Skip to content



Category Archives: ART

Banksy? Meh! There are so many better street artists than Banksy. To me he’s just a graphic designer with an eye for marketing. Pseudo-intelligent Sixth-Form sloganeering if you ask me. I’m not ANTI Banksy, he’s an above average graff artist. But the amount of misappropriated depth applied to his work by those who know little more about the form than Banksy’s own work irks.

Artists like Futura, Blu D-Face, Osgemeos, Cisma, Kami, PixelPhil, Plug, Invader and countless more have been making the work Banksy’s is based on for years before he hit the big time. The only difference was that Banksy added a (clumsy) ironic political slant to their pieces and reapplied them as his own.

I’m not accusing him of plagiarism here. The form has always reused it’s components and developed them. Take DLux’s stencil piece (left), same shit, different city.  What I am saying is that if you remove the brutal 6th form politics student slogans from his work, it’s all been done before by people who did it for the love of, not the fame. More pertinently, check french artist Blek Le Rat‘s work below. These pieces are from 1983-84, WAY before Banksy even knew what photoshop was. He stenciled political pieces in Belfast in the height of the troubles. He invented everything Banksy (the nouveau version) is.

For socio-political satire in street art and I’d much rather view the work of Brek Le Rat or  manhattan’s Swoon ( For the form iteslf I’d always rather see Futura 2000 or Boris Tellegen ( And for sheer creative lunacy, effort, craft and love I could watch Blu’s work all day. The Blu piece in the video above is INSANE. That shit transcends the form, takes it to whole new place, level and audience. And it uses derelict places, finding beauty in destruction.

Good luck Banksy. But people should realise there’s more to street art than a child with a bomb, rain under an umbrella, a caveman with fastfood or any other postcard juxtaposition he botches together in an oh so ironic way.

For the record, in 1998, some 15 years AFTER Brek Le Rat’s stenciling work began the below is what (Robin) Banksy was painting. Just below that is an interview he gave for Dirty Graphics & Strange Characters book the same year.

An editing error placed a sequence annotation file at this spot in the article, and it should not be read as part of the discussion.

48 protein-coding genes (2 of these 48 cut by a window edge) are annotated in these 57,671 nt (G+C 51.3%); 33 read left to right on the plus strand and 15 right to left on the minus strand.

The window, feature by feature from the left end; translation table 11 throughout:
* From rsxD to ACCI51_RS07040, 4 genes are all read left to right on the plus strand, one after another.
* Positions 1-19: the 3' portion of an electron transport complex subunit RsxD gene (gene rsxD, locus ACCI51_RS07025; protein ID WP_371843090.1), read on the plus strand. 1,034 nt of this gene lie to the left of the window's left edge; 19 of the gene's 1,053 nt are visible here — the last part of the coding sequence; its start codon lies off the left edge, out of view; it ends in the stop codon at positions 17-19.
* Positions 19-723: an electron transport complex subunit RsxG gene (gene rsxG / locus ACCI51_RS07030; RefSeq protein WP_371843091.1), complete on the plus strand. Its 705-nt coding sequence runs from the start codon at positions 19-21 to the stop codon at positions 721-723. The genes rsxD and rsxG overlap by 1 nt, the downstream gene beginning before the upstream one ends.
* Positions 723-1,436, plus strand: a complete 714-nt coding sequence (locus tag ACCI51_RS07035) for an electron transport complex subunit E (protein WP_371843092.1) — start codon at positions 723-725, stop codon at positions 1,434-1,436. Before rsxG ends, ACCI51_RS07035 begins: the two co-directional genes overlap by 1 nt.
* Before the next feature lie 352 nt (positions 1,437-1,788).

I actually spoke to Banksy several times during this period and have to say, he was a thoroughly nice, charming and very likable man. In fact, I gave him his first London showspace (via Daddy G) and had several of his canvases on show for some time in the SoHo area. They were of sharks swimming in shopping centres and other “urban” alienation themed pieces.

I’m far from hating on him. He’s brought the artform into a wider audience’s view. But the (clever) marketing used to so so has put him up as the leader of the pack where in my opinion he’s far from it.

Anyway, good luck to all street artists. Including Banksy. And thanks to @Scaloni for his input.

Tags: , , , , , ,

I used this illustration, penned on a boring Sunday evening, for a Bawbags design. It’s been used on the website and as a design for their boxer shorts. Possibly a Tshirt in future too.

I really should find the time to do more drawing.

ART. In 2010 Edinburgh became the latest city to feature works from public installation heavyweight Anthony Gormley. Famous for his Angel Of  The North piece near the M1, Gormley has been installing works in cities around the country for some time. His Edinburgh work, “6 Times”, is made up of six life size iron figures standing in various points in the city’s scenic river, the Water Of Leith.

For me, it’s about using the Water of Leith as a living bloodstream. I’ve always been very affected by the river because it’s untouched….The idea is to use memory and the present experience of a body in space, in relation to your memory of one that you might have seen earlier – either a few minutes earlier or a few months earlier.” Antony Gormley (The Herald, 14 June 2010

Powderhall by day.

Powderhall by night

Unfortunately the last and most poignant piece of the set, which stares out to sea from the Leith Docks is so far from the nearest viewpoint it’s hard to truly appreciate it.

A most welcome addition to an already beautiful walk through the heart of Edinburgh. Obviously several have been dressed by locals, my favourite outfit being the pink bikini worn by the Stockbridge figure on it’s very first day. Interactive art.

This was the future. A future imagined by italian motor design legends Gruppo Bertone way back in the late 60’s & early 70’s. The kind of future I thought I’d be  living by now.

Even as a child I knew that realistically the Hoverboard and Flying Car might take a while to arrive, but these cars already existed so I KNEW we’d be driving them by the space age year 2000. In fact, we’d probably be driving even BETTER cars by then. Like Tron vehicles. Or Speederbikes. But unless you’ve got a spare £2,000,000 or Nicolas Cage style GTA skills you’ll probably never even so much as see one of these mighty beasts. Ever.

These are concept cars. They didn’t make it to production. Instead the motor industry turned to generic, charmless, bland boxes and some of Bertone’s, and the world’s, finest designs were locked away for decades.

You can buy them now though, if you’re filthy stinking rich, as RM Auctions are selling them.

The white one, the 1974 Bravo, was designed for Lambourghini and in my opinion is one of the finest cars of the era. Absolutely stunning. It came SO close to being produced but a downturn in Lambourghini’s fortunes saw it put indefinitely on the backburner. Tragic.

I cant even drive!